This film also has the unfortunate distinction of following Spirited Away, itself something of a greatest hits package, but one that feels more like a culmination of the films that came before it, rather than an attempt at recapturing past glory. The bar Miyazaki set himself with Spirited Away was better served with a follow-up like Ponyo, which, despite being a patently Miyazakian motion picture, is a different experience with a different look, aimed at a younger viewers. In retrospect, I realize that Howl’s Moving Castle would’ve worked better as a sentimental return to the director’s more ‘adult’ styles/ideas, had it been released after Ponyo and, with enough years between me and the release of both films, I find myself capable of re-contextualizing Howl’s as less the disappointing follow-up to Spirited Away and more of a Miyazakization of pre-existing material. There are slivers of Alice in Wonderland imbedded in Spirited Away, but it was mostly a personal twist on mythological ideas – Howl’s Moving Castle is a literal adaptation of British writer Diana Wynne Jones’ novel. The only other film Miyazaki has both written and directed based on pre-existing material is Kiki’s Delivery Service (he also co-wrote The Secret World of Arrietty, based on Mary Norton’s The Borrowers). I had never considered comparing the two films and realize both are distinctly Ghibli-flavoured takes on stories inspired by the European equivalents of the things that originally inspired Miyazaki. It’s also no coincidence that I find these two movies the most difficult to critically parse.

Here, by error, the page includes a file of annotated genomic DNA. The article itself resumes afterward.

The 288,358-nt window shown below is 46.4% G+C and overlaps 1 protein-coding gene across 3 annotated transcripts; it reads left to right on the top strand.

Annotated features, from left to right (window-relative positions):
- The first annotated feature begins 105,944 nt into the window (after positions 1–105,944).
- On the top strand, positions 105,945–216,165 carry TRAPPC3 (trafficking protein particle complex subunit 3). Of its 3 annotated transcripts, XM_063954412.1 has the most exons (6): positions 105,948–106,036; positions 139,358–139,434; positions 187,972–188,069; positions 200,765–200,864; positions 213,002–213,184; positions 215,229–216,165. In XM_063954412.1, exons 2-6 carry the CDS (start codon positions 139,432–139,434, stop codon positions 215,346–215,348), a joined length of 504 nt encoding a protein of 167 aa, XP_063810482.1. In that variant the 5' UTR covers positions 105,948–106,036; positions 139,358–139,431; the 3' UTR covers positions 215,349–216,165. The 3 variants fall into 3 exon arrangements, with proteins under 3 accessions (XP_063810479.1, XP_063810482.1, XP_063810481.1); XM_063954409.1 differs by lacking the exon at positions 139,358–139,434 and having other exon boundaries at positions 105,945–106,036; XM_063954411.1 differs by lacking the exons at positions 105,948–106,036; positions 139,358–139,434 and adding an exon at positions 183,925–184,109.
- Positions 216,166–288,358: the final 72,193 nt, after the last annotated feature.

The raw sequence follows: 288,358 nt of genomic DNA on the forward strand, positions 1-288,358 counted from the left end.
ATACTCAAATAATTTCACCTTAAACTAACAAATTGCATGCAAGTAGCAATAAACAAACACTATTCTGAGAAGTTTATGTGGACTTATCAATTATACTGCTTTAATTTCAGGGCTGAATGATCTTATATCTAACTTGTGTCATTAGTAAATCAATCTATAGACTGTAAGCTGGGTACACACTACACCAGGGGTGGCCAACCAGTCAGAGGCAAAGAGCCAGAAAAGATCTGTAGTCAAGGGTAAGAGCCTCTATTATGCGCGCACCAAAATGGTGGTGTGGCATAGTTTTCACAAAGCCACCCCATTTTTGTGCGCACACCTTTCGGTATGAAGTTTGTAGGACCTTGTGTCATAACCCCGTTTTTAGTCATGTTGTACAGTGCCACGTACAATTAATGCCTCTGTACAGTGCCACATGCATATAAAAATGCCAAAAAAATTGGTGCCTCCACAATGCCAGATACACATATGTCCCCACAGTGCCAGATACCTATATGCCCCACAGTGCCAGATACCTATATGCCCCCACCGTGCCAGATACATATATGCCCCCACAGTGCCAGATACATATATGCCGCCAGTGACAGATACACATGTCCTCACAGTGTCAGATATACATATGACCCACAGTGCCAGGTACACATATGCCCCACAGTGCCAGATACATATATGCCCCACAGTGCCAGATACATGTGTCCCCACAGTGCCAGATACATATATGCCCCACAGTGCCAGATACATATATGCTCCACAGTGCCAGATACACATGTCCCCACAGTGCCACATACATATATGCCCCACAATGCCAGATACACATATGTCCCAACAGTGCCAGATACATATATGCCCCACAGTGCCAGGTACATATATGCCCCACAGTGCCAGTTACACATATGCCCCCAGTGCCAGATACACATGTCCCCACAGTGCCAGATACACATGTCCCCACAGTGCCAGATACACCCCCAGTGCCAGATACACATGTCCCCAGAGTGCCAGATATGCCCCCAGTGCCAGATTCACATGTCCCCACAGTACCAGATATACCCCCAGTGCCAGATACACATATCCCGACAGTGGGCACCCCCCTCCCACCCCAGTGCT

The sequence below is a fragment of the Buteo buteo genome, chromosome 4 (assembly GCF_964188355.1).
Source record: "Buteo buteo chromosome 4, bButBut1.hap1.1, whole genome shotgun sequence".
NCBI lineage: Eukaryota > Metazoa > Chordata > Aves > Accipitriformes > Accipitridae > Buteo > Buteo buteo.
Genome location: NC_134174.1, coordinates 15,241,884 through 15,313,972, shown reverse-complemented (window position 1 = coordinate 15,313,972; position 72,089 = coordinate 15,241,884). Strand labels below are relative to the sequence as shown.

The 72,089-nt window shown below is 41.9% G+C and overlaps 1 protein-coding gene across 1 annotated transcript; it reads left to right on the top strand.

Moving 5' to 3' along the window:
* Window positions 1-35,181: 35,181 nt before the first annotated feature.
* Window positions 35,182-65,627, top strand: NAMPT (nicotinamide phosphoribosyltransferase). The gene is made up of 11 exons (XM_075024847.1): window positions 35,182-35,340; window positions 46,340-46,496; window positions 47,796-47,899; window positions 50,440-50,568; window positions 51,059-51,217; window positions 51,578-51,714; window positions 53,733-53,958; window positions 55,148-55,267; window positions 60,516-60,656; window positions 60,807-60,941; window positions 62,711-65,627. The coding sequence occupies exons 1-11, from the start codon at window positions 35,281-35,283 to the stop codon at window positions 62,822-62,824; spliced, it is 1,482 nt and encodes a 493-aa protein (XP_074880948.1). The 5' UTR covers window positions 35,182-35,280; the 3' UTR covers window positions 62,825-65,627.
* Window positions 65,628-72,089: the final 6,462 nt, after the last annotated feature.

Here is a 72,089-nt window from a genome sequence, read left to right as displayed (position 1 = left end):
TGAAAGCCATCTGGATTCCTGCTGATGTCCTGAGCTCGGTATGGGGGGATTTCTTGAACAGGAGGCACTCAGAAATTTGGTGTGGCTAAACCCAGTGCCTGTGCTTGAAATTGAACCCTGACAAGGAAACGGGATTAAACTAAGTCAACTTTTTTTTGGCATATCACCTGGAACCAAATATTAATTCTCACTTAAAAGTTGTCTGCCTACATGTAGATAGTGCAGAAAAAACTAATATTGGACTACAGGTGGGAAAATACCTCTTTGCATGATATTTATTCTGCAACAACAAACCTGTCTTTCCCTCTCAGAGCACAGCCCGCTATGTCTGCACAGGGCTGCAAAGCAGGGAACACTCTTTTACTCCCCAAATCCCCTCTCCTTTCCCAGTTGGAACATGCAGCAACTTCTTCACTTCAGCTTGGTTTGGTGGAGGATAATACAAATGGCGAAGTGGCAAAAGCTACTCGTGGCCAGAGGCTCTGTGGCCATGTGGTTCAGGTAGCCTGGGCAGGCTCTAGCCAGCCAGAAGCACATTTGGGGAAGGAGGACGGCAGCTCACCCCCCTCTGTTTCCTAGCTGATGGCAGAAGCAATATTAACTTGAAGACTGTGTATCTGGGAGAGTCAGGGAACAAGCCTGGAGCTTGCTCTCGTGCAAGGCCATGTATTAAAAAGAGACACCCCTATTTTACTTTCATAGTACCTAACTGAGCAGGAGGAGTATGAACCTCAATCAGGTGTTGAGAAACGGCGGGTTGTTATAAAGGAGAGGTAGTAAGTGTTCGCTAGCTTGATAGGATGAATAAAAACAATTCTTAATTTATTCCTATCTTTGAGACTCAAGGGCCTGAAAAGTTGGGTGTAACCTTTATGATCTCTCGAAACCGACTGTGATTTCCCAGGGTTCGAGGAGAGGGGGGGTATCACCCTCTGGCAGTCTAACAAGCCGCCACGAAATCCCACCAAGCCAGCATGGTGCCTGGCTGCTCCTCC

Howl's Moving Castle
 Howl's Moving Castle
The tone of the film is still a bit tricky. It exudes the calm warmth that defines much of Miyazaki’s best work. The sweet bits are appropriately sweet, the scary bits are appropriately scary, and the funny bits are appropriately funny. The issue is with frequency – nothing is ever quite sweet/funny/scary/dramatic enough. Miyazaki has so many ideas in the air that the film feels too episodic – and, despite the swath of stuff going on, the pacing is still somehow languid. The mysteries of the war are so veiled that they become undefined, amorphous blobs within the plot that don’t really connect to Sophie. Perhaps the Jones’ book should’ve been adapted as a full animated series, because, as a standalone feature, the whole affair seems structurally muddled and underdeveloped at the same time. The third act is especially disorderly as it drives towards a climax that never quite comes together. There’s definitely more here to be explored. Fortunately, in revisiting the film, I find that the characters, recycled or not, are incredibly engaging, even the ones that don’t talk.

 Howl's Moving Castle
 Howl's Moving Castle

Video